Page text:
Please click on the link below to see a printable version of the Canadian Province Display:
So far it has been a busy month in Dublin with book launches, talks, training days, archives awareness campaigns, research requests, cataloguing, visitors, digitisation projects…………the usual myriad of duties that make up an archivist’s work!
In early November, Moira Mac Manus IBVM, officially launched her book ‘Frances & the Curious Voice’, a book on Frances Teresa Ball aimed at younger primary school children. Moira had spent three years researching Teresa Ball and was a frequent visitor to the Archives during this time. The talented illustrator called on some of our images and photographs (albeit of a later date) to artistically recreate the schoolrooms, school children in Dublin. The book is accompanied by a dvd and resource kit for teachers and parents – in recreating and retelling the story of Frances Teresa Ball to a new generation.
Kathleen has been busy in recent months giving talks to external groups on various aspects of IBVM Loreto history, and was invited to give a talk to a guild of the Irish Countrywomen’s Association. Kathleen invited me to attend with her. We decided to show one of the films from our audio visual collection, an amateur film titled ‘Teresa Ball’s Georgian Dublin’ (1994), narrated by Inez Logue IBVM and speak on Teresa Ball and the foundation of Loreto. Several of the audience were former Loreto pupils but many were not. We were delighted to find such interest and enthusiastic questions from an audience that was not familiar with the Loreto story.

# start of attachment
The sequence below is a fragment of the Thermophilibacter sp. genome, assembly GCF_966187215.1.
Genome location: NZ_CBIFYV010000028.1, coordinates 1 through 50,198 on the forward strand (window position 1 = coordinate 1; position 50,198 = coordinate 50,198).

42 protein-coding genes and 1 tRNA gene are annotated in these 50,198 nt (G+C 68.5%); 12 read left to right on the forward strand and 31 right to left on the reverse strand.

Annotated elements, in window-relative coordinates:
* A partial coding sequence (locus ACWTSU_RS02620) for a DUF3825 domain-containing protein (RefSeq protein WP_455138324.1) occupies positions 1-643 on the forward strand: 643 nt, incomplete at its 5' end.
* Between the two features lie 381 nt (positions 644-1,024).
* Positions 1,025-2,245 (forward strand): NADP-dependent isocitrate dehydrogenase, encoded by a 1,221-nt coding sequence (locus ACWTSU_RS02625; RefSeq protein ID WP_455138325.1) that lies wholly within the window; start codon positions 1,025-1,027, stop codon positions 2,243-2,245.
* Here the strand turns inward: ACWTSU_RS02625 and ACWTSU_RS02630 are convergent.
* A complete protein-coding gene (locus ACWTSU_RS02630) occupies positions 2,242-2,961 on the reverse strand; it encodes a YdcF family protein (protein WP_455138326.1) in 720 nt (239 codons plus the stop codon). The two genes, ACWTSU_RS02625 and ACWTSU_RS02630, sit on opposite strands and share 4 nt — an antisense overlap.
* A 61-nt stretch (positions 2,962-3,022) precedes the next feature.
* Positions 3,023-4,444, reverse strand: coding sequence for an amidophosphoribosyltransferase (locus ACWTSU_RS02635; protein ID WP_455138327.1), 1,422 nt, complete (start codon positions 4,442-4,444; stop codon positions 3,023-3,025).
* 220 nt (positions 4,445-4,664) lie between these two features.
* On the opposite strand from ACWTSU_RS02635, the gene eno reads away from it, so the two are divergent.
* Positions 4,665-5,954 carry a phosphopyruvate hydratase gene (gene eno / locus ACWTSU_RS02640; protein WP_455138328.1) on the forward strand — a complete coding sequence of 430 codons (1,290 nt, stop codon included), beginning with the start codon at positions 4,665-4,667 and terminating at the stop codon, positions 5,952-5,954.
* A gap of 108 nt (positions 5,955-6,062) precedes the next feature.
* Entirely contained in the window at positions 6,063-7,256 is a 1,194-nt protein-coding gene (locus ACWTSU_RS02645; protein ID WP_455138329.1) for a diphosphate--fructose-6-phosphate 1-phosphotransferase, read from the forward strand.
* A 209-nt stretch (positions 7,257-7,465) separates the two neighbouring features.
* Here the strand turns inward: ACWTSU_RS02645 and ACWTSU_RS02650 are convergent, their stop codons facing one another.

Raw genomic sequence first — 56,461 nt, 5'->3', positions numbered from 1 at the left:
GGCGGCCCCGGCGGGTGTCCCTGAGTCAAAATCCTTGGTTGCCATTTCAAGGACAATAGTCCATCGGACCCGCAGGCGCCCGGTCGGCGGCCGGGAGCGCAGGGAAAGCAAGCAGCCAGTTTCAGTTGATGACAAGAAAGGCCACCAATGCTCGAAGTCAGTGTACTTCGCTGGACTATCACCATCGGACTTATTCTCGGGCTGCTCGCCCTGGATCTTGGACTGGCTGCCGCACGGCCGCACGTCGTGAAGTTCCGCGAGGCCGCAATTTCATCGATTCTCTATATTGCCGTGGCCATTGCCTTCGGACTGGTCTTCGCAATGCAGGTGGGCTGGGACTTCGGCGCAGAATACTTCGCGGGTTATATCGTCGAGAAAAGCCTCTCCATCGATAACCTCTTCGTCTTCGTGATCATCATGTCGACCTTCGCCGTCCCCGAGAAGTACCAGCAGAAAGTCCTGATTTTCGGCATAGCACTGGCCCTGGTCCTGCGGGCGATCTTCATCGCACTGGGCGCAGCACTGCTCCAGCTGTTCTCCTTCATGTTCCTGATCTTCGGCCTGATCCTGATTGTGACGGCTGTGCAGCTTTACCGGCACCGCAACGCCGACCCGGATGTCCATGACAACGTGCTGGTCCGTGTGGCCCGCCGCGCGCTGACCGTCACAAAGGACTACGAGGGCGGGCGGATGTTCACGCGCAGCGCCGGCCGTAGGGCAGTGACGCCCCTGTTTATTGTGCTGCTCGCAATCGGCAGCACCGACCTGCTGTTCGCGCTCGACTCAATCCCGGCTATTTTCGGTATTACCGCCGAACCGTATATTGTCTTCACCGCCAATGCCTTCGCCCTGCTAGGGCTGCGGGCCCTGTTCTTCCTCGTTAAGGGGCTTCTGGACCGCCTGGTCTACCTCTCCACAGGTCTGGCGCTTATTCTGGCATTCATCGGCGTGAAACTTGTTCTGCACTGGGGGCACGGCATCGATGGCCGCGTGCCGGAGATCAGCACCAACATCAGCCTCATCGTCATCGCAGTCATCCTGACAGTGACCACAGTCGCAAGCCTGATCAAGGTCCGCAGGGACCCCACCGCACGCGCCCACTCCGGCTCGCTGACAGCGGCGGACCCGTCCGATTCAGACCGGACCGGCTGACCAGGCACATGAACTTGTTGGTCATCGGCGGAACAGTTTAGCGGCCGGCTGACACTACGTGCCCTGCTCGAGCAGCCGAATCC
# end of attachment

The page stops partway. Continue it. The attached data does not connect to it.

An Archives & Records Managers UK & Ireland regional training day on copyright, proved too irresistible an attraction for us! The key note session was given by Tim Patfield, formerly of The National Archives UK and renowned expert on copyright law in relation to archives in the UK. It was certainly an eye-opening experience, and opened our eyes to the murky world of copyright. According to Irish and UK law the copyright of any work –e.g. catalogue, leaflet, etc produced by non employees – volunteers, students, contractors, committee members, etc – in the course of their duties, remains with the creator. A pre-emptive assignment of copyright should be included in any contract of work. Copyright legislation in existence at the time of the creation of the ‘work’ was a particularly interesting point given our history. Therefore many works in Ireland are still subject to UK copyright, as legislation can never change existing copyright ownership. A particularly pertinent point for us was the clarification that the creation of a copy – through whatever means – digitisation, transcribing, photograph, photocopying – does not give rise to a new copyright. A digitised image remains only a copy of the original work. The copyright remains with the original owner. We were particularly struck by this, as many commercial companies specialising in digitisation in their contracts of service insist on retaining a copy of the image, for future use.
10 – 16 November is Archives Awareness Week, and is used to launch the ‘Explore Your Archive Campaign’ spearheaded by ARA (UK & Ireland). The campaign aims to encourage people to engage with and explore archival services. The ‘Explore Your Archive’ resource page hosts storyboxes – images, text, etc from our collections. Ours can be explored here http://www.learnaboutarchives.ie/index.php/explore-your-archive
Without intentionally setting out to do so, I think November has become our own ‘Explore Your Archive’ month, reaching out to new and existing audiences and sharing our Loreto heritage.